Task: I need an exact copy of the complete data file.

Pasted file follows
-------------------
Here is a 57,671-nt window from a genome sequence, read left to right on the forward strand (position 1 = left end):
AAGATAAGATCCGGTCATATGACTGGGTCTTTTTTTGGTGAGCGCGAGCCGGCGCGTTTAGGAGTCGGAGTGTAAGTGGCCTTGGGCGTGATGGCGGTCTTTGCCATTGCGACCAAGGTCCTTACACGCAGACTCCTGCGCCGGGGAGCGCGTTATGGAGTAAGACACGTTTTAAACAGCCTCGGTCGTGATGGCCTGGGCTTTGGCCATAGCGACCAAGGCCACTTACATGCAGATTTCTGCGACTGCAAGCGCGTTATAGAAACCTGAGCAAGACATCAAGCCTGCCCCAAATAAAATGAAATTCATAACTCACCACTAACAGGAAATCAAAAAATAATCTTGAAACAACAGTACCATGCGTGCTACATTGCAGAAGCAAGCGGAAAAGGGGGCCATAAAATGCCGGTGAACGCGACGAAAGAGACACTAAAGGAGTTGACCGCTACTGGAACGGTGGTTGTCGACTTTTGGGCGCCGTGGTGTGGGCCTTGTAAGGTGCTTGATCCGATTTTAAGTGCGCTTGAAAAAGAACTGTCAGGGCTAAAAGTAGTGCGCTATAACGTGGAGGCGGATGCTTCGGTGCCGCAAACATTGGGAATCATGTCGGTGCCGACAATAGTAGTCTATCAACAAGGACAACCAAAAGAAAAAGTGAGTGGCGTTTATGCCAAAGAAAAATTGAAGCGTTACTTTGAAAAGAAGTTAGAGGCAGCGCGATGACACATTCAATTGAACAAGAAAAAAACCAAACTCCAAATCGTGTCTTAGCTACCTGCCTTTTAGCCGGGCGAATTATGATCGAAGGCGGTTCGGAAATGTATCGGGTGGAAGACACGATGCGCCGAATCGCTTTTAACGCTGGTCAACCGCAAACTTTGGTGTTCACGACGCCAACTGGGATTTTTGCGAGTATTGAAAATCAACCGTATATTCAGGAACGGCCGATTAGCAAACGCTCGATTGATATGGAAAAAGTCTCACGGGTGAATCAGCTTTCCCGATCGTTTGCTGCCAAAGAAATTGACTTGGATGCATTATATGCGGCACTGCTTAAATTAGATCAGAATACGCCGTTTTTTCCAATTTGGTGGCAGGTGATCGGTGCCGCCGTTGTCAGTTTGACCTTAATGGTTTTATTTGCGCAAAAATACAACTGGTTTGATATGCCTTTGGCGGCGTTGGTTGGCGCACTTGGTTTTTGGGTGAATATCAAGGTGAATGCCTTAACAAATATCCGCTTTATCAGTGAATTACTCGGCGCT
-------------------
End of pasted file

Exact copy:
Here is a 57,671-nt window from a genome sequence, read left to right on the forward strand (position 1 = left end):
AAGATAAGATCCGGTCATATGACTGGGTCTTTTTTTGGTGAGCGCGAGCCGGCGCGTTTAGGAGTCGGAGTGTAAGTGGCCTTGGGCGTGATGGCGGTCTTTGCCATTGCGACCAAGGTCCTTACACGCAGACTCCTGCGCCGGGGAGCGCGTTATGGAGTAAGACACGTTTTAAACAGCCTCGGTCGTGATGGCCTGGGCTTTGGCCATAGCGACCAAGGCCACTTACATGCAGATTTCTGCGACTGCAAGCGCGTTATAGAAACCTGAGCAAGACATCAAGCCTGCCCCAAATAAAATGAAATTCATAACTCACCACTAACAGGAAATCAAAAAATAATCTTGAAACAACAGTACCATGCGTGCTACATTGCAGAAGCAAGCGGAAAAGGGGGCCATAAAATGCCGGTGAACGCGACGAAAGAGACACTAAAGGAGTTGACCGCTACTGGAACGGTGGTTGTCGACTTTTGGGCGCCGTGGTGTGGGCCTTGTAAGGTGCTTGATCCGATTTTAAGTGCGCTTGAAAAAGAACTGTCAGGGCTAAAAGTAGTGCGCTATAACGTGGAGGCGGATGCTTCGGTGCCGCAAACATTGGGAATCATGTCGGTGCCGACAATAGTAGTCTATCAACAAGGACAACCAAAAGAAAAAGTGAGTGGCGTTTATGCCAAAGAAAAATTGAAGCGTTACTTTGAAAAGAAGTTAGAGGCAGCGCGATGACACATTCAATTGAACAAGAAAAAAACCAAACTCCAAATCGTGTCTTAGCTACCTGCCTTTTAGCCGGGCGAATTATGATCGAAGGCGGTTCGGAAATGTATCGGGTGGAAGACACGATGCGCCGAATCGCTTTTAACGCTGGTCAACCGCAAACTTTGGTGTTCACGACGCCAACTGGGATTTTTGCGAGTATTGAAAATCAACCGTATATTCAGGAACGGCCGATTAGCAAACGCTCGATTGATATGGAAAAAGTCTCACGGGTGAATCAGCTTTCCCGATCGTTTGCTGCCAAAGAAATTGACTTGGATGCATTATATGCGGCACTGCTTAAATTAGATCAGAATACGCCGTTTTTTCCAATTTGGTGGCAGGTGATCGGTGCCGCCGTTGTCAGTTTGACCTTAATGGTTTTATTTGCGCAAAAATACAACTGGTTTGATATGCCTTTGGCGGCGTTGGTTGGCGCACTTGGTTTTTGGGTGAATATCAAGGTGAATGCCTTAACAAATATCCGCTTTATCAGTGAATTACTCGGCGCT